CHICAGO — An 11-state attorneys general coalition is opposing the U.S. Department of Labor's recent proposed change that would allow 16 and 17-year old workers to operate power-drive patient lifts without training or supervision.
According to Illinois Attorney General Lisa Madigan's Office, the coalition, which includes the state of Illinois, has submitted it objections regarding the change to the "Hazardous Occupation Order 7" rule. The rule pertains to the operation of power-drive lifts which are used in nursing homes, residential facilities and hospitals to move patients who need assistance, the Attorney General's Office said. The coalition objects to the proposed changes to the current rule which would allow 16 and 17-year old workers to use the lifts without training and adult supervision.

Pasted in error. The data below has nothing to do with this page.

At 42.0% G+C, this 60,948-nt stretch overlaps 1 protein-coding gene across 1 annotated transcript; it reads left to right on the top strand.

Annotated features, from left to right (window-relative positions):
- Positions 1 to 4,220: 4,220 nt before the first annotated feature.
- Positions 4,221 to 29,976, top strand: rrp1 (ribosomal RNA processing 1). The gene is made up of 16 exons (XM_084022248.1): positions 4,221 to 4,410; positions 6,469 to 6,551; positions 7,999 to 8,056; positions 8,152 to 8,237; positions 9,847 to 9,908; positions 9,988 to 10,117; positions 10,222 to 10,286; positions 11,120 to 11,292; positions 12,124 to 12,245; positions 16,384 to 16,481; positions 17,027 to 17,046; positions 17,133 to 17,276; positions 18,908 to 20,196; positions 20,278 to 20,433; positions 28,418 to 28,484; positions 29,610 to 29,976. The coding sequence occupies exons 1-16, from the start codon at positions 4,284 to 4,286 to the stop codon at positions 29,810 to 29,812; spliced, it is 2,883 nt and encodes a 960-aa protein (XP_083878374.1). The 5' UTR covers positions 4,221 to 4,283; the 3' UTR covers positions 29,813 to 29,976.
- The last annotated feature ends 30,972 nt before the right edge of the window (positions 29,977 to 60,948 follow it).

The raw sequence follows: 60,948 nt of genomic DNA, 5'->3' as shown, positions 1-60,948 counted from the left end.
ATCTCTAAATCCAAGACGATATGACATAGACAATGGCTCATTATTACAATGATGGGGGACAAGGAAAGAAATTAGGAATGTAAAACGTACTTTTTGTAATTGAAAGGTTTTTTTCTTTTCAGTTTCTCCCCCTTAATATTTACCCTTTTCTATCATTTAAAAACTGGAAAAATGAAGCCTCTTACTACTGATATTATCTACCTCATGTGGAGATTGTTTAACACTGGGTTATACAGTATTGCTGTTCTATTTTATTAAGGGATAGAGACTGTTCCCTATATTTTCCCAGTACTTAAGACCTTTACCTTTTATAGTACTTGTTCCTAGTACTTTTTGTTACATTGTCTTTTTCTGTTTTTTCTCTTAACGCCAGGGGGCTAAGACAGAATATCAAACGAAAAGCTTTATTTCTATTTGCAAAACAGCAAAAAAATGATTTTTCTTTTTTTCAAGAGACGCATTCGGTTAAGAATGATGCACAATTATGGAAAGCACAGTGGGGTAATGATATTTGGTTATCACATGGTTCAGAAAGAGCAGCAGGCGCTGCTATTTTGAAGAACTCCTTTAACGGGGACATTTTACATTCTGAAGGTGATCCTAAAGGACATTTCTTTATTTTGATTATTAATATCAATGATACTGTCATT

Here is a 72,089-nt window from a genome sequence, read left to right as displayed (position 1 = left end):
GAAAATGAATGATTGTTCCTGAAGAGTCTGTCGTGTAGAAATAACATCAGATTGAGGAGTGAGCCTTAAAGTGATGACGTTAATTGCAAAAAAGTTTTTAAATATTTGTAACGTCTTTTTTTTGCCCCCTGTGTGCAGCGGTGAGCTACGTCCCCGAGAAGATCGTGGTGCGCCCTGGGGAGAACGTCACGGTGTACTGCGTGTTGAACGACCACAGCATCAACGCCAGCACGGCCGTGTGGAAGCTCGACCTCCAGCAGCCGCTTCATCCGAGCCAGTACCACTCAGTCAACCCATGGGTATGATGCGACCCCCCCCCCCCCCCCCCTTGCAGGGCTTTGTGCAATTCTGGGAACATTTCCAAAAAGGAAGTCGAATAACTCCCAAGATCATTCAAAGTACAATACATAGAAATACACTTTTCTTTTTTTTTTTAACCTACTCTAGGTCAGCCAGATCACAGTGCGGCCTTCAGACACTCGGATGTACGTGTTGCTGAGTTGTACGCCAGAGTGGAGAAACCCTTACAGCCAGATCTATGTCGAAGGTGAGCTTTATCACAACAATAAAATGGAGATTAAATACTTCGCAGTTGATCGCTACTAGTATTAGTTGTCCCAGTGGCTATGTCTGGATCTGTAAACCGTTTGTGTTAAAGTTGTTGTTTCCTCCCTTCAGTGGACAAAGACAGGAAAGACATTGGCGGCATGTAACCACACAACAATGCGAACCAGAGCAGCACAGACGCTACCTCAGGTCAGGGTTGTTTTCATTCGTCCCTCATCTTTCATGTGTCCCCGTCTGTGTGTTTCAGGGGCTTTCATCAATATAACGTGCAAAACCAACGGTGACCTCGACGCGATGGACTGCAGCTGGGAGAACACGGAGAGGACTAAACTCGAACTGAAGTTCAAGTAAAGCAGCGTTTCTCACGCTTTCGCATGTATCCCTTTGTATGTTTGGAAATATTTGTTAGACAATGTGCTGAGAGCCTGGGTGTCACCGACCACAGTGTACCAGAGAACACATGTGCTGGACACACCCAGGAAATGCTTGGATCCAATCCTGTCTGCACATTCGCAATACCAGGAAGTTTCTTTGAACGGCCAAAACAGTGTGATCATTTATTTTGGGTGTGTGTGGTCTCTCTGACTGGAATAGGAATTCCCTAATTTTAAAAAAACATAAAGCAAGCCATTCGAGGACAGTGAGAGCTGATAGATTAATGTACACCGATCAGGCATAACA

“We have a duty to protect the health and safety of patients and workers,” Madigan said in a statement. “The Department of Labor has not provided any justification for withdrawing the current commonsense standard that protects vulnerable older residents and young workers from harm.”
The coalition argues that the lifts have "a significant risk for musculoskeletal injury" and that patient aide injury rates are "extremely high." The coalition also points to the fact that the Occupational Safety and Health Administration (OSHA) as well as the Veteran's Health Administration suggest the lift be operated by two people. The Department of Labor argues the rule change will open up more opportunities for 16 to 17-year olds to work in the health care field.